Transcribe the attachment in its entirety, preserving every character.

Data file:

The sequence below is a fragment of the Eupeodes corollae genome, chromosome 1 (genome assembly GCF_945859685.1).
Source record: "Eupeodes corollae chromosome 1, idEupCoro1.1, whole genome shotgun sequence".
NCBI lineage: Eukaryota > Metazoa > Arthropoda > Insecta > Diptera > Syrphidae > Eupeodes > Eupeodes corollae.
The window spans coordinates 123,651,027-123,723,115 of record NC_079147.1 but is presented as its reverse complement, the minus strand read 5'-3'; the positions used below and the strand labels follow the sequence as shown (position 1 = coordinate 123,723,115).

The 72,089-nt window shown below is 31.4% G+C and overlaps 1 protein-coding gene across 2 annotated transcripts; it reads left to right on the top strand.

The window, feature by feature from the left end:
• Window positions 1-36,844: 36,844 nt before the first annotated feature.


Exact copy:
The sequence below is a fragment of the Eupeodes corollae genome, chromosome 1 (genome assembly GCF_945859685.1).
Source record: "Eupeodes corollae chromosome 1, idEupCoro1.1, whole genome shotgun sequence".
NCBI lineage: Eukaryota > Metazoa > Arthropoda > Insecta > Diptera > Syrphidae > Eupeodes > Eupeodes corollae.
The window spans coordinates 123,651,027-123,723,115 of record NC_079147.1 but is presented as its reverse complement, the minus strand read 5'-3'; the positions used below and the strand labels follow the sequence as shown (position 1 = coordinate 123,723,115).

The 72,089-nt window shown below is 31.4% G+C and overlaps 1 protein-coding gene across 2 annotated transcripts; it reads left to right on the top strand.

The window, feature by feature from the left end:
• Window positions 1-36,844: 36,844 nt before the first annotated feature.